Beyond Thankful

A few days before Thanksgiving, I was at a parking garage on 27th Street and Broadway and I was going to pay the ticket. I was standing in line when this guy steps to the front and he tries to jump the line. My response was to flex on him a little bit: I postured up and looked at him eye to eye, and it worked. He understood that I wasn’t really having that.

So in the moment I thought to myself, “I was right – he really tried to pull some smart stuff and I shut it down.” But then thirty seconds later, I began to wonder, “What harm would it have done to let this guy just go in front of me and give him a nice gift?” I knew I could wait a couple more seconds. What if I thought, “Hey – be my guest!”

This brings us to the point that we’d like to make about giving thanks during the holiday season. In the past. we’ve encouraged students to take a little time before the end of the year to sit and think about the things that they’re grateful for. That’s the meaning of the holiday, that’s what the intention was. And it’s a very healthy thing: along with the football and the egg nog and the Black Fridays and holiday shopping and New Year’s, taking a minute and being grateful.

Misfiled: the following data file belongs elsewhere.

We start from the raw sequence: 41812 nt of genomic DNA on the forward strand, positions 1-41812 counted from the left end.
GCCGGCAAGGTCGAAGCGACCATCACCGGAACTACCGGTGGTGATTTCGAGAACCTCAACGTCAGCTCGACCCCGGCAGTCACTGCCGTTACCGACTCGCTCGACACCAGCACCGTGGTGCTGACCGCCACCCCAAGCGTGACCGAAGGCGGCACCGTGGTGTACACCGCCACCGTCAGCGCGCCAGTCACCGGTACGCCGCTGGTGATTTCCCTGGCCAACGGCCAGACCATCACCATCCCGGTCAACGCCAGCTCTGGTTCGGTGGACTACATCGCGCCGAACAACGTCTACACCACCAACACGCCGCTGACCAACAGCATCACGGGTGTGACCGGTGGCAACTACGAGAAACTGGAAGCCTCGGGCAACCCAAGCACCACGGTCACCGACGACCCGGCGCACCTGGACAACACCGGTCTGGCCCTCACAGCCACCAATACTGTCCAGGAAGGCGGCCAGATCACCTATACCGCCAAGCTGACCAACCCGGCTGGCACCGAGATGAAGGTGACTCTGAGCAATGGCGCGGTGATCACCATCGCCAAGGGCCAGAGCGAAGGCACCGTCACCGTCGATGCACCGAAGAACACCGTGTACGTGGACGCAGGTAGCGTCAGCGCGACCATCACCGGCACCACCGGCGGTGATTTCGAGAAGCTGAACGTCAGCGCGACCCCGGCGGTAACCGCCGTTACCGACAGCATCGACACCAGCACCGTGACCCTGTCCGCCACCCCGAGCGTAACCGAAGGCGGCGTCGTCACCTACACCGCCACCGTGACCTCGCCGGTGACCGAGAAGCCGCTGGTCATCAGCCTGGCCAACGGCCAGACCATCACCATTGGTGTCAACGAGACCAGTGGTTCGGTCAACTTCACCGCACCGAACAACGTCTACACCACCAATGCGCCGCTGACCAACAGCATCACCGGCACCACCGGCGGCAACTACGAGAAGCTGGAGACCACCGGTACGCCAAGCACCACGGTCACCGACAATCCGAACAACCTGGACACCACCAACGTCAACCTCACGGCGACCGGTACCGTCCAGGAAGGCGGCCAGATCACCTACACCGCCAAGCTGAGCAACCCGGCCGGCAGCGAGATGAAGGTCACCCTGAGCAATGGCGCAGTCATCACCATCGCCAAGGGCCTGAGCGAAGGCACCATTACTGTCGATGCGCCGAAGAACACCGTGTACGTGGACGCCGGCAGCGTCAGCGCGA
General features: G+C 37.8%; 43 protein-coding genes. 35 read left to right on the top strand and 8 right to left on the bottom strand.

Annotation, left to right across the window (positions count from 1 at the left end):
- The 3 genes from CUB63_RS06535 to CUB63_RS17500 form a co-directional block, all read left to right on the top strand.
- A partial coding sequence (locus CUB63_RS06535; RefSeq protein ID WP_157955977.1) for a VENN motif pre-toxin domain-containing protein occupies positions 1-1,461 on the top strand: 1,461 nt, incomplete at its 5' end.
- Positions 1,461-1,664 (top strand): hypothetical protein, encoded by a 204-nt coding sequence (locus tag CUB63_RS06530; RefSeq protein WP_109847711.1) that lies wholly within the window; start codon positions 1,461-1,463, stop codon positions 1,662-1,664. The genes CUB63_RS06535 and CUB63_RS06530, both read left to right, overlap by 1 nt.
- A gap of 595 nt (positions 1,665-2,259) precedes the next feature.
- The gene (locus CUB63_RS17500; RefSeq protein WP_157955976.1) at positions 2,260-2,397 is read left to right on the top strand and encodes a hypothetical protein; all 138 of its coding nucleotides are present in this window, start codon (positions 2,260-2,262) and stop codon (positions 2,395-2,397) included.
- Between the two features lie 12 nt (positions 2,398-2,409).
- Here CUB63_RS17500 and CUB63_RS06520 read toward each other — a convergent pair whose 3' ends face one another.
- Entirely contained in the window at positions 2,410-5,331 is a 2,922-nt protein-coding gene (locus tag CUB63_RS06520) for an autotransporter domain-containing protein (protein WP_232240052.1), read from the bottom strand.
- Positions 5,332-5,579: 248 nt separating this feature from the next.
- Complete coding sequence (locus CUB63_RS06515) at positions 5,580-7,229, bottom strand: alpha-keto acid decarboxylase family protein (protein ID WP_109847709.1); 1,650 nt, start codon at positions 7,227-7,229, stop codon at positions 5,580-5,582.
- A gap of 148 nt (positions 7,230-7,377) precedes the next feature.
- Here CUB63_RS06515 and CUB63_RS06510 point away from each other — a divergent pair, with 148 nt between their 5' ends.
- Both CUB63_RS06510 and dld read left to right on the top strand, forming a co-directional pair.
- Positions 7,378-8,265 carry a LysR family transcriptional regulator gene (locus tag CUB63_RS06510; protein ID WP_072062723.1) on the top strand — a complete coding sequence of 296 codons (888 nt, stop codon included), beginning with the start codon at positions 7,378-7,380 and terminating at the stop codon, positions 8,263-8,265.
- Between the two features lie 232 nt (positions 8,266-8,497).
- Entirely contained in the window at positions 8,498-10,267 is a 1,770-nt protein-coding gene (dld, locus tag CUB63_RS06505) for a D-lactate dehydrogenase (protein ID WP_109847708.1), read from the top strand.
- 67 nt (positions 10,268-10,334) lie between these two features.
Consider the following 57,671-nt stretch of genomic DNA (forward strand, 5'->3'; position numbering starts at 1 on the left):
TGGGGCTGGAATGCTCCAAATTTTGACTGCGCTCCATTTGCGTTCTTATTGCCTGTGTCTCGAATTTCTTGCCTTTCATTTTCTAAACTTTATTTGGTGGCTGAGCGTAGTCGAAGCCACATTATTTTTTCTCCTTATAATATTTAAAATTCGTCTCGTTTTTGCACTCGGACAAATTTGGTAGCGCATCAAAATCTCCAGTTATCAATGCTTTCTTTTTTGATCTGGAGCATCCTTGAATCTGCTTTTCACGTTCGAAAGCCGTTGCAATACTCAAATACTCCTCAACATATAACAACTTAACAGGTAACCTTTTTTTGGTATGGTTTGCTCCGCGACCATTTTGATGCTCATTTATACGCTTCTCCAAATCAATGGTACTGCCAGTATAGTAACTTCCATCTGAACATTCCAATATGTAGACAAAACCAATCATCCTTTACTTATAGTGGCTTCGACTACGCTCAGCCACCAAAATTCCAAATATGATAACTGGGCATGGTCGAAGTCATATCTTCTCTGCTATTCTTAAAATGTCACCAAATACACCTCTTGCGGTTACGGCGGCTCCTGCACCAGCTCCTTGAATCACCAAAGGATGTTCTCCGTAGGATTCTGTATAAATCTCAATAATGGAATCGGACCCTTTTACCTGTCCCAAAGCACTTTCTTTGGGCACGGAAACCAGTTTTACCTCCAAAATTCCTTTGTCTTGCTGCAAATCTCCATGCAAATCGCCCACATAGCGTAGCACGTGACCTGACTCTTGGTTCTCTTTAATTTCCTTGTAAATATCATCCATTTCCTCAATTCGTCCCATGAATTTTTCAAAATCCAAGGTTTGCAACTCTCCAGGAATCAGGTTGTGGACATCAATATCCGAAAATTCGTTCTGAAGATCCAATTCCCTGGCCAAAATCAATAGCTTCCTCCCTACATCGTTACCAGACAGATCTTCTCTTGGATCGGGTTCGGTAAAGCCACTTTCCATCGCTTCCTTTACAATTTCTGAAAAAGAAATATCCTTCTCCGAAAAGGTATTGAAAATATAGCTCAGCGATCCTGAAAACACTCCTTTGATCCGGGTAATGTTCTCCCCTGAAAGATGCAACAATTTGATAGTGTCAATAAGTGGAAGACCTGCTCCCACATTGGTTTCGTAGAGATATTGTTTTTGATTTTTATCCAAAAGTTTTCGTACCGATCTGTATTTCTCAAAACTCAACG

But this year, I began to think about the word “Thanksgiving” as a compound of “thanks” and “giving”, and tried to change my approach. What I did this year – and probably most of you do this and I’m late to the party – was to try to have thanks and then keep giving. Not just thanking for the gifts that we have, the blessings that we have, and all the stuff we’ve received this year. But really taking seriously this plan to keep giving, to keep generating, to bestow blessings on others without needing to be reciprocated.

This is what I did at Thanksgiving, and it’s what I’m going to try to do during this holiday season: to give to someone in the next three or four weeks in a way that they cannot repay me for. To create giving through an act of generosity and in doing so, to actualize these two principles: be thankful, and keep giving.

So if you’d like to take it on, it might be a nice experiment to see what we can do with this group, however many of us, just being generous. Yes, be grateful to those around you and think about what has been great about this year. And yes, recognize all the fortunate conditions and situations you’ve experienced in your life. But try, once you’ve done that, to give more than just your thanks – find a way to be generous and give someone else a reason to be thankful also

Shihan Gene Dunn

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